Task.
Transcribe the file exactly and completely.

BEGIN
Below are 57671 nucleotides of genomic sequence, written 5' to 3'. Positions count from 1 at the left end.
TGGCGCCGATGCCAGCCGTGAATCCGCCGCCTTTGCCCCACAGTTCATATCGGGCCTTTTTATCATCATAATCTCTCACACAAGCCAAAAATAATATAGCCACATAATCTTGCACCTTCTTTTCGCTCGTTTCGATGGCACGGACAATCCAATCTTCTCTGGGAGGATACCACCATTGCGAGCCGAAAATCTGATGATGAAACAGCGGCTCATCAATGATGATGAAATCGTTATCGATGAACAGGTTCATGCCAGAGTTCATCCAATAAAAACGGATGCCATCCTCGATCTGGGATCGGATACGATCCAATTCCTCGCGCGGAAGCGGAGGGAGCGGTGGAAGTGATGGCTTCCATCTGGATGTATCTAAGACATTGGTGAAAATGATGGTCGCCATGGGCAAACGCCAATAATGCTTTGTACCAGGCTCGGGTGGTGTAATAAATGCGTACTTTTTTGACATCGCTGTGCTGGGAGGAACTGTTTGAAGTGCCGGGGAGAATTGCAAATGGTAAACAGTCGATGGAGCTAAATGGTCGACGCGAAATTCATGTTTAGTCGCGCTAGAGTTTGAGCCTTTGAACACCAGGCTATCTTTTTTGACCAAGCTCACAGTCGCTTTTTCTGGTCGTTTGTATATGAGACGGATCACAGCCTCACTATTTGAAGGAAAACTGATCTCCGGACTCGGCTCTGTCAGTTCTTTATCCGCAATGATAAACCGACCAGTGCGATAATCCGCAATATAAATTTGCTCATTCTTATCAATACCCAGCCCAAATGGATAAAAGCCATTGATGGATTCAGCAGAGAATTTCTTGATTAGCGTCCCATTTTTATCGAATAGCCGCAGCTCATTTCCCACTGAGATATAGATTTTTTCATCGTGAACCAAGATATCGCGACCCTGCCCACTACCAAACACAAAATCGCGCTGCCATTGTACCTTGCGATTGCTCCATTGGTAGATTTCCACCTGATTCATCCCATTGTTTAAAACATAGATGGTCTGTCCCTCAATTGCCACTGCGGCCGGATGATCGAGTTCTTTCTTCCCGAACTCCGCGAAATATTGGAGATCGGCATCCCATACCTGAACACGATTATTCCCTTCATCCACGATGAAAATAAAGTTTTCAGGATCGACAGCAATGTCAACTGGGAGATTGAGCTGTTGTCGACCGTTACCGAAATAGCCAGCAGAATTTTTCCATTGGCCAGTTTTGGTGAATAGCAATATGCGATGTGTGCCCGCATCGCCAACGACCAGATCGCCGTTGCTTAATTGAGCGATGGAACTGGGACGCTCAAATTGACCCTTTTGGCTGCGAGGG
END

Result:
Below are 57671 nucleotides of genomic sequence, written 5' to 3'. Positions count from 1 at the left end.
TGGCGCCGATGCCAGCCGTGAATCCGCCGCCTTTGCCCCACAGTTCATATCGGGCCTTTTTATCATCATAATCTCTCACACAAGCCAAAAATAATATAGCCACATAATCTTGCACCTTCTTTTCGCTCGTTTCGATGGCACGGACAATCCAATCTTCTCTGGGAGGATACCACCATTGCGAGCCGAAAATCTGATGATGAAACAGCGGCTCATCAATGATGATGAAATCGTTATCGATGAACAGGTTCATGCCAGAGTTCATCCAATAAAAACGGATGCCATCCTCGATCTGGGATCGGATACGATCCAATTCCTCGCGCGGAAGCGGAGGGAGCGGTGGAAGTGATGGCTTCCATCTGGATGTATCTAAGACATTGGTGAAAATGATGGTCGCCATGGGCAAACGCCAATAATGCTTTGTACCAGGCTCGGGTGGTGTAATAAATGCGTACTTTTTTGACATCGCTGTGCTGGGAGGAACTGTTTGAAGTGCCGGGGAGAATTGCAAATGGTAAACAGTCGATGGAGCTAAATGGTCGACGCGAAATTCATGTTTAGTCGCGCTAGAGTTTGAGCCTTTGAACACCAGGCTATCTTTTTTGACCAAGCTCACAGTCGCTTTTTCTGGTCGTTTGTATATGAGACGGATCACAGCCTCACTATTTGAAGGAAAACTGATCTCCGGACTCGGCTCTGTCAGTTCTTTATCCGCAATGATAAACCGACCAGTGCGATAATCCGCAATATAAATTTGCTCATTCTTATCAATACCCAGCCCAAATGGATAAAAGCCATTGATGGATTCAGCAGAGAATTTCTTGATTAGCGTCCCATTTTTATCGAATAGCCGCAGCTCATTTCCCACTGAGATATAGATTTTTTCATCGTGAACCAAGATATCGCGACCCTGCCCACTACCAAACACAAAATCGCGCTGCCATTGTACCTTGCGATTGCTCCATTGGTAGATTTCCACCTGATTCATCCCATTGTTTAAAACATAGATGGTCTGTCCCTCAATTGCCACTGCGGCCGGATGATCGAGTTCTTTCTTCCCGAACTCCGCGAAATATTGGAGATCGGCATCCCATACCTGAACACGATTATTCCCTTCATCCACGATGAAAATAAAGTTTTCAGGATCGACAGCAATGTCAACTGGGAGATTGAGCTGTTGTCGACCGTTACCGAAATAGCCAGCAGAATTTTTCCATTGGCCAGTTTTGGTGAATAGCAATATGCGATGTGTGCCCGCATCGCCAACGACCAGATCGCCGTTGCTTAATTGAGCGATGGAACTGGGACGCTCAAATTGACCCTTTTGGCTGCGAGGG